If you are in voluntary confinement or sheltering as instructed by the authorities, make it a learning environment. This is an opportunity to expand on your child’s skills, like the ability to be effective and react calmly in emergency situations by putting knowledge, attitudes and values ​​into action. Use this to prepare them for life!

Show your child who makes up their support network. Call family and friends with them to ask for and offer help and reflect on the importance of creating this network, and being part of other people’s.

Make a list of necessary supplies for diabetes management together. Make them aware of the importance of having these supplies for their survival and of having extra supplies whenever possible to be able to face the unexpected. Make a list together that will allow them to take part in the responsibility of foreseeing and stocking up on these supplies. 

Show them how to cook. Take this time to cook with patience, involving them in food preparation and teaching them how to cook basic things that will allow them to survive on their own.

Make a list of emergency phone numbers together. Teach them how to ask for help in case they or someone else needs assistance. 

Reflect with them on the importance of saving in order to face times of crisis.

Show them how to access information. We all need to know how to go to reliable sources. Help them reflect on the importance of staying informed, like when it comes to instructions from the authorities. Explain the measures that are being taken and the reason it is important to abide by them. Be honest about the seriousness of the situation, but give them peace of mind that the necessary steps are being taken in order to resume normal life soon.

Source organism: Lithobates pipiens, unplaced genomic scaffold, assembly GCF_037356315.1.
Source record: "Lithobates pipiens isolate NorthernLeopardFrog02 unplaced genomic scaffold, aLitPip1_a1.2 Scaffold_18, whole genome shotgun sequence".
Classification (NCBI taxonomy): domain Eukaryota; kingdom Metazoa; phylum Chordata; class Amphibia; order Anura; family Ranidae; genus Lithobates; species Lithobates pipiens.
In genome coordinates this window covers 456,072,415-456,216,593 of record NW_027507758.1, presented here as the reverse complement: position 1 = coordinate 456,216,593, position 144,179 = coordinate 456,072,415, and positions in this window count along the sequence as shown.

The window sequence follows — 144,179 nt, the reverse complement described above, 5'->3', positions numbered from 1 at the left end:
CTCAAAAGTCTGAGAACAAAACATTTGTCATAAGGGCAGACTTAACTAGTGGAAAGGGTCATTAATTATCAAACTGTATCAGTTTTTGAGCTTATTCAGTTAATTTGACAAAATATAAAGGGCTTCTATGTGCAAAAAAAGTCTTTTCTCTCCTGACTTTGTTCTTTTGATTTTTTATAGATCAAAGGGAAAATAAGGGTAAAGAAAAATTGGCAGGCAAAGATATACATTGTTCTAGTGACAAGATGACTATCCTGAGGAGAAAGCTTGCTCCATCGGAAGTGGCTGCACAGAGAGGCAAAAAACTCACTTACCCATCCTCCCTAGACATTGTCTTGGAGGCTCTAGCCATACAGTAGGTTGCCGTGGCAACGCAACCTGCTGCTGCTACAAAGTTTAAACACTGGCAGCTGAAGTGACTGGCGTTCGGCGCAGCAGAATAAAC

Stay informed yourself, but don’t overdo it. What’s going on? Where? How? When? Why? And what you need to do? Get answers to these questions, but avoid spending 24 hours a day watching the news. For a child, it’ll be difficult to contextualize what is heard on the radio or television and overexposing them will have repercussions on their emotional state – as well as yours.

Take advantage of this time to build on their self-help skills: using the washing machine, making their bed, tidying up some parts of the house – keep them busy and prepare them in advance for their personal independence.

Make a routine schedule for the duration of this time, including exercising at home, maintaining hygiene habits, and staying on top of blood sugar levels. Having a routine will give them a sense of stability in knowing what to expect even in the uncertainty of this moment, and will lessen the anxiety that uncertainty causes.

And from one parent to another: Everything passes… this too shall pass.

 


Read more about Coronavirus and Type 1 diabetes here.

 



Karla Viridiana de Loza Huízar

Karla Viridiana de Loza Huízar is a teacher. You can find Karla on Facebook: psychomamadiabetes where she dedicates herself to publishing content focused on the psychological aspects of motherhood lived with Type 1 Diabetes Mellitus and raising children with this condition.